The Colts’ biggest offseason move was signing Rivers, 39, to a one-year contract worth $25 million. It’s always dicey to take a swing on a quarterback of a certain age, especially one coming off one of the worst seasons of his career, but that decision looks good in hindsight. Rivers has had his characteristic flashes of poor play, but he’s won games for the Colts, including leading three game-winning drives. He’s eighth in the league in completion percentage (68.3 percent), ninth in yards (4,005), 19th in quarterback rating (64.3) and 13th in passer rating (98). He’s thrown 23 touchdowns to 10 interceptions, which would tie for the second-fewest picks he’s ever thrown in a season as a starting quarterback. He struggles most when pressured, but the Colts’ strong offensive line and quick passing game that relies heavily on running backs and tight ends have mitigated those issues. Rivers has played well enough that Indianapolis coach Frank Reich said recently that “if he wants, he has multiple years of good football ahead of him.”
The second-biggest offseason choice the Colts made was trading this year’s first-round draft pick, No. 13, to the 49ers for defensive lineman DeForest Buckner, then signing Buckner to a four-year, $84 million extension. It was a big price to pay, both in draft capital and dollars, but it’s paid off so far—Buckner has 7.5 sacks and has been rated tied for fifth-best interior defender this season by Pro Football Focus. Despite giving up a first-rounder for Buckner, the Colts have had significant contributions from their rookie class this season. Running back Jonathan Taylor, whom Indianapolis took in the second round, has 1,214 yards from scrimmage and 10 touchdowns so far this season. Since Week 11, he’s PFF’s third-highest graded running back behind only Derrick Henry and Aaron Jones. Receiver Michael Pittman Jr., another second-round pick, has 475 receiving yards and has helped the Colts quick passing game significantly as a blocker. Getting those contributions from rookies in a season with limited practice time and a new quarterback was far from a given.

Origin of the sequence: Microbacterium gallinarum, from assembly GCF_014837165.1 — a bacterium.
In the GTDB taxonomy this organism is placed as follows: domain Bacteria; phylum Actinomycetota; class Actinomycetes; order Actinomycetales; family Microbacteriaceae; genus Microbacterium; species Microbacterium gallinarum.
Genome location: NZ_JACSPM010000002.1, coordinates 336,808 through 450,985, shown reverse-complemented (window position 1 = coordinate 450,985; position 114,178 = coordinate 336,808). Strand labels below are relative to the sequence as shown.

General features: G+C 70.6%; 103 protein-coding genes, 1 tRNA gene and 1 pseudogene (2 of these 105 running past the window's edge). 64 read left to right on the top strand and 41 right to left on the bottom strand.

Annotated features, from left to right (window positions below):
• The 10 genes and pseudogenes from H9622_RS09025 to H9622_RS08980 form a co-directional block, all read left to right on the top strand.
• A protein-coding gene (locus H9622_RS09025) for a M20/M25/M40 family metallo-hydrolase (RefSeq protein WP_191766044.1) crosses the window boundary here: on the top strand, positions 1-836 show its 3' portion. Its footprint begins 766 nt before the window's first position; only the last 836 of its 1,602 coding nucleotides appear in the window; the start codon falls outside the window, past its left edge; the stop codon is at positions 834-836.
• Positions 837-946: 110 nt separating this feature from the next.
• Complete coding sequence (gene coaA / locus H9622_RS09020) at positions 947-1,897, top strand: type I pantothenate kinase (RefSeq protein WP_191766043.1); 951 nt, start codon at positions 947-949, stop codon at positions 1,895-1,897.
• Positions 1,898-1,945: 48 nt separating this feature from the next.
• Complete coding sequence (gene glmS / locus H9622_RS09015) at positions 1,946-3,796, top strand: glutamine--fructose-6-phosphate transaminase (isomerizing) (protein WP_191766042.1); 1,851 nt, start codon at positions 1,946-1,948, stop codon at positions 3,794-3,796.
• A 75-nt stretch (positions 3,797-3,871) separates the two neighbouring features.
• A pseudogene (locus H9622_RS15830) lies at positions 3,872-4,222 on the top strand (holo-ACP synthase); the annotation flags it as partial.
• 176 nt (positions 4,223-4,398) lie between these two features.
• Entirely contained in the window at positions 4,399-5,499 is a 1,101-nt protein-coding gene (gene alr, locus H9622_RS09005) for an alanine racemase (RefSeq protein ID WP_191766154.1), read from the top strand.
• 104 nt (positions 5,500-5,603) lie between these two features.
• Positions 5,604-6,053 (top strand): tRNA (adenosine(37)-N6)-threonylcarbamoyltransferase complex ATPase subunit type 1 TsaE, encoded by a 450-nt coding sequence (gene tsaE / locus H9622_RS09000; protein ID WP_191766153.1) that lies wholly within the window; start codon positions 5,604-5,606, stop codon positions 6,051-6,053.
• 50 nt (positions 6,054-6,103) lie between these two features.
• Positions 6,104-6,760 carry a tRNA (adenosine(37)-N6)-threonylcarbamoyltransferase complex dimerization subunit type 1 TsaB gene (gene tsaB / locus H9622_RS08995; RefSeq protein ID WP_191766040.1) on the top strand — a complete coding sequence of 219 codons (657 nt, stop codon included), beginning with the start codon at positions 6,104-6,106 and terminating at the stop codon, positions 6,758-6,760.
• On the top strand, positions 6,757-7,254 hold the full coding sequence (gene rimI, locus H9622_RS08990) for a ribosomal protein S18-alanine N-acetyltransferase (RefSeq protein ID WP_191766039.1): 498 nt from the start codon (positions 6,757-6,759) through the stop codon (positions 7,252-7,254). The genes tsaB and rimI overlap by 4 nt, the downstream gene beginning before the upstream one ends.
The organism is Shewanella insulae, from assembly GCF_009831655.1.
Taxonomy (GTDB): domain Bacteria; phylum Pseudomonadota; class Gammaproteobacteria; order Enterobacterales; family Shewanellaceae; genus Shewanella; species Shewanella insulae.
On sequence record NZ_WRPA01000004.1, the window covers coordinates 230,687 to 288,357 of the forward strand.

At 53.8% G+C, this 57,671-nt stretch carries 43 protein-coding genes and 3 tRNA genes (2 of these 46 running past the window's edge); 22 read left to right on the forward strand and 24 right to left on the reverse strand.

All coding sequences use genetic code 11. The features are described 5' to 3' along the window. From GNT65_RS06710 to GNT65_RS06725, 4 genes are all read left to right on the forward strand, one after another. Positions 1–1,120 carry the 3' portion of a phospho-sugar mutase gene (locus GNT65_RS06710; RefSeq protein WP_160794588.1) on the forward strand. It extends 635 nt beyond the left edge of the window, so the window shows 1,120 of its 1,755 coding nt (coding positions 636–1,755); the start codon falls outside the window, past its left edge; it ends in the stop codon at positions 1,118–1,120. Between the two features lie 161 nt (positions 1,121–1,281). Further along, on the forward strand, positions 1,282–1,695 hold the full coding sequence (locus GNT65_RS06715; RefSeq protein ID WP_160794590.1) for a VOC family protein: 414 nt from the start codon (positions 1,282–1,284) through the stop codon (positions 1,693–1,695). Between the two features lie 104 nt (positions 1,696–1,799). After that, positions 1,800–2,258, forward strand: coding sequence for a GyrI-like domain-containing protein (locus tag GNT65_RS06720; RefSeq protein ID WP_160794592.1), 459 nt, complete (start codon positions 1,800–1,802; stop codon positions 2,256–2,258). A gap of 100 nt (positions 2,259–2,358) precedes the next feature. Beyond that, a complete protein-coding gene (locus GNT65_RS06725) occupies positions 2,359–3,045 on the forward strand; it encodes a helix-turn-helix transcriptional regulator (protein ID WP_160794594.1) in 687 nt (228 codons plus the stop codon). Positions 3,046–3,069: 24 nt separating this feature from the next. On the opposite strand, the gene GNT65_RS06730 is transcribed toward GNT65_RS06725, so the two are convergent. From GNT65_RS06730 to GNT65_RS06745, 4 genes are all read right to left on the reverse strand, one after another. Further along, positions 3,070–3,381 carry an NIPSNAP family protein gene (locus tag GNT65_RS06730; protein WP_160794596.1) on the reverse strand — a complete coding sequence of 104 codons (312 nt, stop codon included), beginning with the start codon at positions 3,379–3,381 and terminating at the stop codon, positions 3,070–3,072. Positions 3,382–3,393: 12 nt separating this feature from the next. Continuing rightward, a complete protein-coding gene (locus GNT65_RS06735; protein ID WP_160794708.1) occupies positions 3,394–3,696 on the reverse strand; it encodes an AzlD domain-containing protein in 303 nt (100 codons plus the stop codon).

Whether those players will get their first postseason experience this year remains to be seen.
“We no longer control our own destiny,” Reich said. “But all we can do is take care of our own business.”
That’s the right thing to say. But really, if you look at it, the Colts have taken care of a lot of things already. It’s been over a year and a half since Luck stepped away, and almost three years since McDaniels backed out of the head coaching job at the last moment. Switching coaches or quarterbacks under normal circumstances can be destabilizing events for teams; the Colts navigated both situations not by succumbing to the utter shock, but by effectively managing the situation and finding replacements that have made them a contender again. They are not in control of their own playoff chances, which is disappointing given the success they’ve had this season. If they don’t get the help they need in Week 17, it will be hard to look back on the 2020 season as much of an achievement. In some ways, that’s just a tough break. Even if it’s not rewarded with a postseason berth, a lot has gone right for the Colts this season.